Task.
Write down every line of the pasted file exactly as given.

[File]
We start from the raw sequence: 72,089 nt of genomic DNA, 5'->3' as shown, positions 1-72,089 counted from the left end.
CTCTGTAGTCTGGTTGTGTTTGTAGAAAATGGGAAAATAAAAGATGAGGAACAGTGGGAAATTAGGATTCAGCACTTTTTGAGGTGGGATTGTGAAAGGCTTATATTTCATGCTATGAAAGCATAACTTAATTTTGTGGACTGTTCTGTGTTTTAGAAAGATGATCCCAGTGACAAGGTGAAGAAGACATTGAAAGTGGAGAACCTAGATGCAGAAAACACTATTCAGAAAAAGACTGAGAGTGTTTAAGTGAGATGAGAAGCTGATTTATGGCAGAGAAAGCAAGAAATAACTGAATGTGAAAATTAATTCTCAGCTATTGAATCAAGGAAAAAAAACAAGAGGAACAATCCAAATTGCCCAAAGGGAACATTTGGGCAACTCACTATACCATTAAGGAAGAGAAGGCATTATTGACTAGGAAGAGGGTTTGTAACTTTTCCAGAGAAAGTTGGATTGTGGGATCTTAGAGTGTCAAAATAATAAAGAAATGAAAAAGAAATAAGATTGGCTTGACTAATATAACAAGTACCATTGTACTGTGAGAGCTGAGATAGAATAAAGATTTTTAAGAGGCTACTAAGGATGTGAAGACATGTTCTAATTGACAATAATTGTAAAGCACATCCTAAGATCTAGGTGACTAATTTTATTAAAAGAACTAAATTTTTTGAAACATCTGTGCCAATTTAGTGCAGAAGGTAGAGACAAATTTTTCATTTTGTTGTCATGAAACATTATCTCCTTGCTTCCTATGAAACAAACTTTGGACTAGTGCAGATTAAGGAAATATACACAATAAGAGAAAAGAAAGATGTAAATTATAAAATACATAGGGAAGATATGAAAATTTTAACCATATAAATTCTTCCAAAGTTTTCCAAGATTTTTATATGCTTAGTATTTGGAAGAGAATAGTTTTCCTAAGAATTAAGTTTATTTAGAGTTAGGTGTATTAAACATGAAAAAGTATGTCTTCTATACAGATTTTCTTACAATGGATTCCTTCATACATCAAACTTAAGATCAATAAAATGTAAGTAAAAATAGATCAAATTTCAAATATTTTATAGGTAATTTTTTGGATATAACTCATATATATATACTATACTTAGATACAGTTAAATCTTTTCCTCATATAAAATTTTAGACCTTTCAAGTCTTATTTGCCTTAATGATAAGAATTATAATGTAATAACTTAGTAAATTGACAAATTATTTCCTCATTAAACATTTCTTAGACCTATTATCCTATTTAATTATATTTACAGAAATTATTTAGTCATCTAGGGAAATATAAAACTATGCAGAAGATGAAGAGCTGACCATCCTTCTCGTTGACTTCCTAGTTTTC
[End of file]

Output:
We start from the raw sequence: 72,089 nt of genomic DNA, 5'->3' as shown, positions 1-72,089 counted from the left end.
CTCTGTAGTCTGGTTGTGTTTGTAGAAAATGGGAAAATAAAAGATGAGGAACAGTGGGAAATTAGGATTCAGCACTTTTTGAGGTGGGATTGTGAAAGGCTTATATTTCATGCTATGAAAGCATAACTTAATTTTGTGGACTGTTCTGTGTTTTAGAAAGATGATCCCAGTGACAAGGTGAAGAAGACATTGAAAGTGGAGAACCTAGATGCAGAAAACACTATTCAGAAAAAGACTGAGAGTGTTTAAGTGAGATGAGAAGCTGATTTATGGCAGAGAAAGCAAGAAATAACTGAATGTGAAAATTAATTCTCAGCTATTGAATCAAGGAAAAAAAACAAGAGGAACAATCCAAATTGCCCAAAGGGAACATTTGGGCAACTCACTATACCATTAAGGAAGAGAAGGCATTATTGACTAGGAAGAGGGTTTGTAACTTTTCCAGAGAAAGTTGGATTGTGGGATCTTAGAGTGTCAAAATAATAAAGAAATGAAAAAGAAATAAGATTGGCTTGACTAATATAACAAGTACCATTGTACTGTGAGAGCTGAGATAGAATAAAGATTTTTAAGAGGCTACTAAGGATGTGAAGACATGTTCTAATTGACAATAATTGTAAAGCACATCCTAAGATCTAGGTGACTAATTTTATTAAAAGAACTAAATTTTTTGAAACATCTGTGCCAATTTAGTGCAGAAGGTAGAGACAAATTTTTCATTTTGTTGTCATGAAACATTATCTCCTTGCTTCCTATGAAACAAACTTTGGACTAGTGCAGATTAAGGAAATATACACAATAAGAGAAAAGAAAGATGTAAATTATAAAATACATAGGGAAGATATGAAAATTTTAACCATATAAATTCTTCCAAAGTTTTCCAAGATTTTTATATGCTTAGTATTTGGAAGAGAATAGTTTTCCTAAGAATTAAGTTTATTTAGAGTTAGGTGTATTAAACATGAAAAAGTATGTCTTCTATACAGATTTTCTTACAATGGATTCCTTCATACATCAAACTTAAGATCAATAAAATGTAAGTAAAAATAGATCAAATTTCAAATATTTTATAGGTAATTTTTTGGATATAACTCATATATATATACTATACTTAGATACAGTTAAATCTTTTCCTCATATAAAATTTTAGACCTTTCAAGTCTTATTTGCCTTAATGATAAGAATTATAATGTAATAACTTAGTAAATTGACAAATTATTTCCTCATTAAACATTTCTTAGACCTATTATCCTATTTAATTATATTTACAGAAATTATTTAGTCATCTAGGGAAATATAAAACTATGCAGAAGATGAAGAGCTGACCATCCTTCTCGTTGACTTCCTAGTTTTC